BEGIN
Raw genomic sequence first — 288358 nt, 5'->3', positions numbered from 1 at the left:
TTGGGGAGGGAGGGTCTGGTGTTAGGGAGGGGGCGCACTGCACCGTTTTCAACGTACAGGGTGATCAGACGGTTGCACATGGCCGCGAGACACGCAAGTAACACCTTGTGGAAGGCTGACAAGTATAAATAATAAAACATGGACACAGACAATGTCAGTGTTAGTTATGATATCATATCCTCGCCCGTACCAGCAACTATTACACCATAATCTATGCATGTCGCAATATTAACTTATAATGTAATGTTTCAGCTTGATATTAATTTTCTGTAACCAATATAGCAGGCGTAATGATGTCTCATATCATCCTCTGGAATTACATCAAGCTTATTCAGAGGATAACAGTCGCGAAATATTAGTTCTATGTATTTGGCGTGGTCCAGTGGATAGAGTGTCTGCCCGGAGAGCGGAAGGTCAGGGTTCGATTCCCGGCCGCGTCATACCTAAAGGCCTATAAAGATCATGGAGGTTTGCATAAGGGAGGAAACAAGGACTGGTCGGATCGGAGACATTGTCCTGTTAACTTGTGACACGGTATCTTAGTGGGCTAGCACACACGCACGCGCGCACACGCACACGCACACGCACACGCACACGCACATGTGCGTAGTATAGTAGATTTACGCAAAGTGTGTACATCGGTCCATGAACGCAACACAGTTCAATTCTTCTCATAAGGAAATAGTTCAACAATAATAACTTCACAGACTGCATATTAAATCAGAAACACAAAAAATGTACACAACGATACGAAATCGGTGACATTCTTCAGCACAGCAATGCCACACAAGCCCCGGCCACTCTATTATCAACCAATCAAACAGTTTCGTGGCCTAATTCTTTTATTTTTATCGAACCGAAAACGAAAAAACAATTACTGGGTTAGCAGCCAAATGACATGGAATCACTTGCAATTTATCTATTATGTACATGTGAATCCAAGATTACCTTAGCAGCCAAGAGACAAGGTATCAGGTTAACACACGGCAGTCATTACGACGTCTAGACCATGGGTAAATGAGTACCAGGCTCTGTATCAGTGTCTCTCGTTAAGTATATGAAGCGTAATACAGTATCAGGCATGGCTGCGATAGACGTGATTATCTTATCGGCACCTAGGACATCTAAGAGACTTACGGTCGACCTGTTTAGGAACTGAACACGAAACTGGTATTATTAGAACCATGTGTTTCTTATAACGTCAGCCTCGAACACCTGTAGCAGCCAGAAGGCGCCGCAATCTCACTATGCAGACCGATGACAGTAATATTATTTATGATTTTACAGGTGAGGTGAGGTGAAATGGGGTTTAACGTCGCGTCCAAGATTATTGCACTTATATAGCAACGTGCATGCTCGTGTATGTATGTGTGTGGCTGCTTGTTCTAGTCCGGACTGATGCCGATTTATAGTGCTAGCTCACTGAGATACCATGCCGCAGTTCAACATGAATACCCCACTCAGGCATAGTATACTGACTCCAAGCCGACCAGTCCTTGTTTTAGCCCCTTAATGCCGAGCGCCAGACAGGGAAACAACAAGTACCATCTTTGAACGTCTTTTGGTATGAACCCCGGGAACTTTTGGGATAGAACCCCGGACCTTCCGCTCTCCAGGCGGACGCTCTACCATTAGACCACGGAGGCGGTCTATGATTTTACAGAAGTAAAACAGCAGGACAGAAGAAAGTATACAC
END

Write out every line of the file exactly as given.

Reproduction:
Raw genomic sequence first — 288358 nt, 5'->3', positions numbered from 1 at the left:
TTGGGGAGGGAGGGTCTGGTGTTAGGGAGGGGGCGCACTGCACCGTTTTCAACGTACAGGGTGATCAGACGGTTGCACATGGCCGCGAGACACGCAAGTAACACCTTGTGGAAGGCTGACAAGTATAAATAATAAAACATGGACACAGACAATGTCAGTGTTAGTTATGATATCATATCCTCGCCCGTACCAGCAACTATTACACCATAATCTATGCATGTCGCAATATTAACTTATAATGTAATGTTTCAGCTTGATATTAATTTTCTGTAACCAATATAGCAGGCGTAATGATGTCTCATATCATCCTCTGGAATTACATCAAGCTTATTCAGAGGATAACAGTCGCGAAATATTAGTTCTATGTATTTGGCGTGGTCCAGTGGATAGAGTGTCTGCCCGGAGAGCGGAAGGTCAGGGTTCGATTCCCGGCCGCGTCATACCTAAAGGCCTATAAAGATCATGGAGGTTTGCATAAGGGAGGAAACAAGGACTGGTCGGATCGGAGACATTGTCCTGTTAACTTGTGACACGGTATCTTAGTGGGCTAGCACACACGCACGCGCGCACACGCACACGCACACGCACACGCACACGCACATGTGCGTAGTATAGTAGATTTACGCAAAGTGTGTACATCGGTCCATGAACGCAACACAGTTCAATTCTTCTCATAAGGAAATAGTTCAACAATAATAACTTCACAGACTGCATATTAAATCAGAAACACAAAAAATGTACACAACGATACGAAATCGGTGACATTCTTCAGCACAGCAATGCCACACAAGCCCCGGCCACTCTATTATCAACCAATCAAACAGTTTCGTGGCCTAATTCTTTTATTTTTATCGAACCGAAAACGAAAAAACAATTACTGGGTTAGCAGCCAAATGACATGGAATCACTTGCAATTTATCTATTATGTACATGTGAATCCAAGATTACCTTAGCAGCCAAGAGACAAGGTATCAGGTTAACACACGGCAGTCATTACGACGTCTAGACCATGGGTAAATGAGTACCAGGCTCTGTATCAGTGTCTCTCGTTAAGTATATGAAGCGTAATACAGTATCAGGCATGGCTGCGATAGACGTGATTATCTTATCGGCACCTAGGACATCTAAGAGACTTACGGTCGACCTGTTTAGGAACTGAACACGAAACTGGTATTATTAGAACCATGTGTTTCTTATAACGTCAGCCTCGAACACCTGTAGCAGCCAGAAGGCGCCGCAATCTCACTATGCAGACCGATGACAGTAATATTATTTATGATTTTACAGGTGAGGTGAGGTGAAATGGGGTTTAACGTCGCGTCCAAGATTATTGCACTTATATAGCAACGTGCATGCTCGTGTATGTATGTGTGTGGCTGCTTGTTCTAGTCCGGACTGATGCCGATTTATAGTGCTAGCTCACTGAGATACCATGCCGCAGTTCAACATGAATACCCCACTCAGGCATAGTATACTGACTCCAAGCCGACCAGTCCTTGTTTTAGCCCCTTAATGCCGAGCGCCAGACAGGGAAACAACAAGTACCATCTTTGAACGTCTTTTGGTATGAACCCCGGGAACTTTTGGGATAGAACCCCGGACCTTCCGCTCTCCAGGCGGACGCTCTACCATTAGACCACGGAGGCGGTCTATGATTTTACAGAAGTAAAACAGCAGGACAGAAGAAAGTATACAC